Bath Beach

Mourners hold vigil on Bath Beach corner where toddler was killed

May 7, 2019 Paula Katinas
Jane Martin-Lavaud, a member of Families for Safe Streets, whose daughter was killed by a reckless driver in 2013. Eagle photo by Arthur de Gaeta
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Bath Beach residents and local elected officials held a vigil in the rain on Sunday on the street corner where a 3-year-old boy riding his scooter was killed by a van driver last week.

The participants didn’t let a steady rain stop them from paying tribute to Emur Shavkator, the toddler who was struck and killed by a van at the intersection of Benson Avenue and Bay 25th Street on Thursday. The driver, Johnny Gonzalez, was charged with failure to yield to a pedestrian and failure to exercise due care.

State Sen. Andrew Gounardes, Assemblymember Bill Colton and Councilmember Mark Treyger were among those who attended the brief vigil. Amy Cohen, founder of Families for Safe Streets, the grassroots organization composed of relatives of people killed by motor vehicles, also took part in the remembrance.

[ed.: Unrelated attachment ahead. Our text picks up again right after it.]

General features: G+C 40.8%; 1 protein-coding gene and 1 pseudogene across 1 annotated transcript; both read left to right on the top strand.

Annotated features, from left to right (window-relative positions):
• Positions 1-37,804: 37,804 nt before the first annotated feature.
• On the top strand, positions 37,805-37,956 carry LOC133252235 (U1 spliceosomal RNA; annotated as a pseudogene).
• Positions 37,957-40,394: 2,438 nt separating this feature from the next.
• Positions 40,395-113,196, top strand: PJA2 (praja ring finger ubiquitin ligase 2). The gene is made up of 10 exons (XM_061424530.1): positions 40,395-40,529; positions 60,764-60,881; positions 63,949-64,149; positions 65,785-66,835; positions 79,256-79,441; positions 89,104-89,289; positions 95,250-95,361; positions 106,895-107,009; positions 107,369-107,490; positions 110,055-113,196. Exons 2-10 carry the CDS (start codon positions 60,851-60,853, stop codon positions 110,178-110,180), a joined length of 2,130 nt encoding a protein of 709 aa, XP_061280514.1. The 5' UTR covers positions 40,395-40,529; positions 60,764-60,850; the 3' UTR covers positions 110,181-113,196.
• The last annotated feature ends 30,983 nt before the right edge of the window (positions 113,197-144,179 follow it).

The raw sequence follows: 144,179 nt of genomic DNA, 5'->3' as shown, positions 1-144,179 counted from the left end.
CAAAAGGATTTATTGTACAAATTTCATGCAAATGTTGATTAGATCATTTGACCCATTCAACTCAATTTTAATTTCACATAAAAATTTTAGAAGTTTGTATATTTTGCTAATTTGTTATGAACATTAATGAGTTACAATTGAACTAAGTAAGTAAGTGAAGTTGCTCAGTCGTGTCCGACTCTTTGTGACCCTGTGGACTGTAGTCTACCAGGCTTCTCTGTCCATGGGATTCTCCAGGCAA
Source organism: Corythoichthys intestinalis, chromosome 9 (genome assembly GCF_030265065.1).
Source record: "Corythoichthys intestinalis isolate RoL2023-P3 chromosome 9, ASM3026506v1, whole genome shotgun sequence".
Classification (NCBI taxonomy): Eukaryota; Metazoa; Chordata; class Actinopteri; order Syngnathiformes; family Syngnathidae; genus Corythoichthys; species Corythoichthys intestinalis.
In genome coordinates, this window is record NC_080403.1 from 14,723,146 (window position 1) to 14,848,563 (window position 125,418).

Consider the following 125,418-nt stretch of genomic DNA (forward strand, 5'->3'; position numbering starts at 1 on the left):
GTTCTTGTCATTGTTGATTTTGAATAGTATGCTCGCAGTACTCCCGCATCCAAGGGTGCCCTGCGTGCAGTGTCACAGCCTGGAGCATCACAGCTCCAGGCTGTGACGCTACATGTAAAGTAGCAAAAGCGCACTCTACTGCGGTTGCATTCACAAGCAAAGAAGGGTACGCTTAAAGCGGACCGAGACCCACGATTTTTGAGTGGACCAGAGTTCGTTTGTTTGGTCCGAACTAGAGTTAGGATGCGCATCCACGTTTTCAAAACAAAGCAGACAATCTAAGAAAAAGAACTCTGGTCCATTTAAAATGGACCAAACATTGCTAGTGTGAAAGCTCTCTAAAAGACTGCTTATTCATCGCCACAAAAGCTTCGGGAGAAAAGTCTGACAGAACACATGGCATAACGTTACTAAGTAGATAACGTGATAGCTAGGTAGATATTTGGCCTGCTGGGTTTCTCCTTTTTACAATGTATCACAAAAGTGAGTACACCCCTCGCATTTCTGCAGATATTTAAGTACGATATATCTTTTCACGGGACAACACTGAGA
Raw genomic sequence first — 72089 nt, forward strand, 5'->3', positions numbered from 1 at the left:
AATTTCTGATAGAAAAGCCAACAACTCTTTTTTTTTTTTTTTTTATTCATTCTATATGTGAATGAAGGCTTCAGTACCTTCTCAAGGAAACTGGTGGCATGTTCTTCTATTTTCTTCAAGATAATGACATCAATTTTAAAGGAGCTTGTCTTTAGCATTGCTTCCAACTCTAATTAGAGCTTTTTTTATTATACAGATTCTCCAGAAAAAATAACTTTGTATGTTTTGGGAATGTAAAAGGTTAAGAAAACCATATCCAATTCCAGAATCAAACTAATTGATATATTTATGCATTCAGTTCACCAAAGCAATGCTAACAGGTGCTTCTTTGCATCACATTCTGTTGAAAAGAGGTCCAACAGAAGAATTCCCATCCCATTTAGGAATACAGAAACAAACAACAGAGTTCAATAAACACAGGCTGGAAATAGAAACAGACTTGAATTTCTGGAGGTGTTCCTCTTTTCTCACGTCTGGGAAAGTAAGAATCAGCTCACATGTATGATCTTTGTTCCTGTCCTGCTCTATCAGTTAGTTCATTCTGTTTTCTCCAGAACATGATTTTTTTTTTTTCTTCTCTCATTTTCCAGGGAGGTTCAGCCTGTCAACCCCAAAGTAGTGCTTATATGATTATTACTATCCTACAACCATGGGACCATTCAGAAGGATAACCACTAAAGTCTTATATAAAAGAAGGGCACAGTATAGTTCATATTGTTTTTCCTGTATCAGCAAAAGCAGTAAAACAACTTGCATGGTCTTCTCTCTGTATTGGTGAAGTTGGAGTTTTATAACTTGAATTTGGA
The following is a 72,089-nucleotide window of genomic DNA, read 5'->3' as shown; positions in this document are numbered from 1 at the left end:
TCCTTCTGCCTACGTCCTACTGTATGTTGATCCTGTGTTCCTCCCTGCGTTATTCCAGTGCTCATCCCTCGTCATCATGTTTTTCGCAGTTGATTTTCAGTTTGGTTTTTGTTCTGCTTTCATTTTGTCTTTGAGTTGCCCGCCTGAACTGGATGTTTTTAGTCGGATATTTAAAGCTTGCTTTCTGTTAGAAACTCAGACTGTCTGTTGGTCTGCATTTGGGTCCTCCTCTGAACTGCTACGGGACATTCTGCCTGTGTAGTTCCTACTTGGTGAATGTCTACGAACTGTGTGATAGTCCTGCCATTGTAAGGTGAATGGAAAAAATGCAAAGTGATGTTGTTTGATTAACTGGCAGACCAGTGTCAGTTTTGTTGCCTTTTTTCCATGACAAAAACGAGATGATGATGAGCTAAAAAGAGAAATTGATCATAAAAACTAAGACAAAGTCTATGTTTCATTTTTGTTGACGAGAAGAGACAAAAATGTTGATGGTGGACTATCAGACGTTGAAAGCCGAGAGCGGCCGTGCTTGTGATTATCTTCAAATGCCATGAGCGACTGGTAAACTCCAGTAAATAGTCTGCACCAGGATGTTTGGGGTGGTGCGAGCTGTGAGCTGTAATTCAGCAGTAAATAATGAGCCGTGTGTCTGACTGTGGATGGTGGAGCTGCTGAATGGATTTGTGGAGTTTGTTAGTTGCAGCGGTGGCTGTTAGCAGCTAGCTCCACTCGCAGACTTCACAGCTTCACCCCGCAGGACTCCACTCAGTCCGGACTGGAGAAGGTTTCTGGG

Cohen’s 12-year-old son Samuel Eckstein was struck by a car and killed on Prospect Park West in 2012.

The lawmakers demanded that the New York City Department of Transportation install a traffic light at the deadly intersection.

DOT “must make Benson Avenue and Bay 25th Street safe. They also must examine all streets in the vicinity of it to ensure changes made to these streets do not foster traffic violence on those streets. The principles of safe street design must govern all streets, especially when some improvements are made. I demand a traffic light be installed at the intersection of Benson Avenue and Bay 25th Street and I will continue to fight for safer streets in the community,” Colton said in a statement issued after the vigil.

Gounardes and Treyger wrote about the vigil on Twitter, calling for safety measures on streets.

“We need more traffic calming measures to ensure our streets are safe for our children, families and seniors,” Treyger tweeted.

Gounardes, who charged that Emur’s death was “100 percent preventable,” also called on drivers to be more careful on the streets. “Yes we need enforcement [and] stop lights [and] road redesigns. Be part of the solution: Drive like YOUR child lives on every street,” he tweeted.

A spokesperson for DOT said the agency is planning to take a look at the corner where the boy was killed.

“DOT is looking into potential safety enhancements here, and we will also be opening a new signal study,” the spokesperson said in an email the day after the crash.

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